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District of Columbia Child Custody Laws

Whether you're thinking about separating or in the midst of divorce proceedings, one concern can rise above the rest. What happens to the children? The answer can often depend on where you live. Each state has its own laws governing child custody. The same is true in our nation's capital. Here's a quick summary of the law in D.C. governing who gets child custody and how that determination is reached.

Determining Child Custody in D.C.

Courts hearing divorce proceedings will make determinations about child care and custody from an early point. Since legal separation is required before a divorce in D.C., parents generally live apart before a divorce is finalized. A court will consider custody before the divorce and enter an order. A permanent determination can be made once the divorce is finalized.

District of Columbia law gives a court making custody decisions considerable flexibility to reach a solution that's in the best interests of the child. What the child wants, what the parents want, and the interests of other people closely involved in a child's life; the child's home, school, and community interests; and the ability of divorced parents to work together all enter into the equation.

Courts can award sole legal custody, sole physical custody, joint legal custody, joint physical custody, or whatever other form of custody is determined to be in the child's best interests. D.C. law includes a presumption that joint custody is in the best interests of the child, though this presumption can be challenged (rebutted) in custody proceedings. There are also some red flags that will weigh against custody. Domestic violence, child abuse or neglect, and parental kidnapping reverse the presumption and favor sole custody.

District of Columbia Child Custody Laws: The Basics

Even though reading the actual statute is an important step of legal research, it can be helpful to also read an overview of the statue in plain English. In the following table, you'll find an overview of child custody laws in D.C. as well as links to applicable statute(s).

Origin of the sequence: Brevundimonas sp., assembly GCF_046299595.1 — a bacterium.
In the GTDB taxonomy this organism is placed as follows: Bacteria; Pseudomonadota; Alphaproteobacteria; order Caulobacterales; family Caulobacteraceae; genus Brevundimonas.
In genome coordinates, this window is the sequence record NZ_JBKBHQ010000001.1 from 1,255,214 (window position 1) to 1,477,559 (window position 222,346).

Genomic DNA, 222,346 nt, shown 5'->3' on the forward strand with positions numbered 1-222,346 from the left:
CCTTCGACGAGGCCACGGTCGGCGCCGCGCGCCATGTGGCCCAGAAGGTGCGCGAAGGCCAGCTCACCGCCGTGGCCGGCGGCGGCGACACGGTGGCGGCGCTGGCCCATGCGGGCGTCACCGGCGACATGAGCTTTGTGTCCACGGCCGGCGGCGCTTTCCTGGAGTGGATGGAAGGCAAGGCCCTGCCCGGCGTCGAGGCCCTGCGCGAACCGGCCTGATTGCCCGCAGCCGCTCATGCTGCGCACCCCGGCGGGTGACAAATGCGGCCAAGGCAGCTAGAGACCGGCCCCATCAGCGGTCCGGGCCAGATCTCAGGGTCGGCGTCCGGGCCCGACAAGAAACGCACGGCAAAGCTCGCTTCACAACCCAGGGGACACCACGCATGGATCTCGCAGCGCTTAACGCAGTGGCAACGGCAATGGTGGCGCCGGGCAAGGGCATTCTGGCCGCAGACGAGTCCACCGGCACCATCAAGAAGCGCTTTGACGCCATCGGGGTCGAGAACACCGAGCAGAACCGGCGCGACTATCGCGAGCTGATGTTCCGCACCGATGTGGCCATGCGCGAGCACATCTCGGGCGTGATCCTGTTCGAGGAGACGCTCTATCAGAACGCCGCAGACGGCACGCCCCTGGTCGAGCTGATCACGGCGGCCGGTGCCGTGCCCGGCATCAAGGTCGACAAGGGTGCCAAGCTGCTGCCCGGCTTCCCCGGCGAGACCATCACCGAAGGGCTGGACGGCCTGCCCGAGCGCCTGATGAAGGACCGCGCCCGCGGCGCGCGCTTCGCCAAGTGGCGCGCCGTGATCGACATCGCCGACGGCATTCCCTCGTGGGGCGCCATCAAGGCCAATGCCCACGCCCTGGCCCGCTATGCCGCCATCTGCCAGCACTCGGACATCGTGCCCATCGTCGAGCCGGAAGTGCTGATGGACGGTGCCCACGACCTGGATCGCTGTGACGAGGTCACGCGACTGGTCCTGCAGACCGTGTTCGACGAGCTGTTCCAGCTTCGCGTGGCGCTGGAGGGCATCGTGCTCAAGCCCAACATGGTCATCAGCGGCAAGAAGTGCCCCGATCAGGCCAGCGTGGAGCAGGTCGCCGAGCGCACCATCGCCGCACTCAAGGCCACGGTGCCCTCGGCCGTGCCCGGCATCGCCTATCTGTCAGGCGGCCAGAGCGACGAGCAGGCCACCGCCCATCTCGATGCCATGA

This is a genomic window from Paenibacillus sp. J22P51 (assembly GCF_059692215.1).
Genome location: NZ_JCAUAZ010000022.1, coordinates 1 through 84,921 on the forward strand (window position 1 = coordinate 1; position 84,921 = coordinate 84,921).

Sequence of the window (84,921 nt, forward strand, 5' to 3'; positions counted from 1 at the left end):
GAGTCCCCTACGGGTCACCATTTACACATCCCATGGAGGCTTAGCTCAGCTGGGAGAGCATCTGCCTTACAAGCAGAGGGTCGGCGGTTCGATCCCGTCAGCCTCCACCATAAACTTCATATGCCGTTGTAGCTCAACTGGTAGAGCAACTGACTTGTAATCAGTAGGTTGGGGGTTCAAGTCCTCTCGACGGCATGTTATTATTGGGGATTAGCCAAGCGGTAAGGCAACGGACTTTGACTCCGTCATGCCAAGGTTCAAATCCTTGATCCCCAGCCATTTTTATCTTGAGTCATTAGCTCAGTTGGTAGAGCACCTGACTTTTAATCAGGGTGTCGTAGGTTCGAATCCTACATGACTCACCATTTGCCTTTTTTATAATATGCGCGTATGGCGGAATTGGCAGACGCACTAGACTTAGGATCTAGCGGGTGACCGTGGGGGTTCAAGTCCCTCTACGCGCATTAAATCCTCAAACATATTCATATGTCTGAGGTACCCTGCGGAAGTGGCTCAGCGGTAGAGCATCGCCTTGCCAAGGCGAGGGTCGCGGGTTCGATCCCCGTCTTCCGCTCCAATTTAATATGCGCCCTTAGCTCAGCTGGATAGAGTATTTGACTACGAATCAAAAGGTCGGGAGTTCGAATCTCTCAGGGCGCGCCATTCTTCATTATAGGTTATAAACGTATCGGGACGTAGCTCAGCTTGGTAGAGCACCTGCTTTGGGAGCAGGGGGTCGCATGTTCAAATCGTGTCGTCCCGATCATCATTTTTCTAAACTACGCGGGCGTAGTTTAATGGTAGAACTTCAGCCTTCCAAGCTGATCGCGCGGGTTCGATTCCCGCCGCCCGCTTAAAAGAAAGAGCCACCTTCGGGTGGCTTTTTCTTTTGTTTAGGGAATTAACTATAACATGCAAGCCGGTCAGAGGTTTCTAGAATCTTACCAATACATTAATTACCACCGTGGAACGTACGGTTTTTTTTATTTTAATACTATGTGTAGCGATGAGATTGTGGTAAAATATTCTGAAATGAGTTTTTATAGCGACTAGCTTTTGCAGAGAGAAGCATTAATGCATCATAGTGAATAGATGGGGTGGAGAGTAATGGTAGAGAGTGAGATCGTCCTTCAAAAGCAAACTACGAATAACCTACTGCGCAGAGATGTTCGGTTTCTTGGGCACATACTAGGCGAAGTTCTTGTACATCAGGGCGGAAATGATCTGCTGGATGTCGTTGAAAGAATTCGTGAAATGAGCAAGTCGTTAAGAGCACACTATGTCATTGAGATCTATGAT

District of Columbia Code, Division II, Title 16, Chapter 9, Section 16-914 (Custody of Children)

Year Uniform Child Custody Act Adopted


Joint Custody an Option?

Yes. In fact, there's a rebuttable presumption that joint custody is in the best interests of a child as per Section 16-914(a)(2).

Are Grandparent Visitation Rights Recognized?


Are a Child's Own Wishes Considered?


Related Statute(s)

District of Columbia Code, Division II, Title 16, Chapter 9, Section 16-909, et seq. (Proof of Child's Relationship to Parents)

Note: State laws are always subject to change through the passage of new legislation, rulings in the higher courts (including federal decisions), ballot initiatives, and other means. While we strive to provide the most current information available, please consult an attorney or conduct your own legal research to verify the state law(s) you are researching.

District of Columbia Child Custody Laws: Related Resources

For additional information and resources, please click on the links listed below.

Find Out How D.C. Child Custody Laws Apply to You: Talk to a Lawyer

It can be difficult for couples to agree on child custody decisions, especially if they're in the middle of getting a divorce. If you'd like help with your child custody case, it's best to speak with an experienced child custody attorney who can explain and protect your rights under District of Columbia child custody laws.

You Don’t Have To Solve This on Your Own – Get a Lawyer’s Help

Meeting with a lawyer can help you understand your options and how to best protect your rights. Visit our attorney directory to find a lawyer near you who can help.

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Can I Solve This on My Own or Do I Need an Attorney?

  • Custody & child visitation cases are emotional, and a lawyer can seek the best outcome
  • A lawyer can help protect your children's interests
  • Lawyers can seek to secure visitation rights

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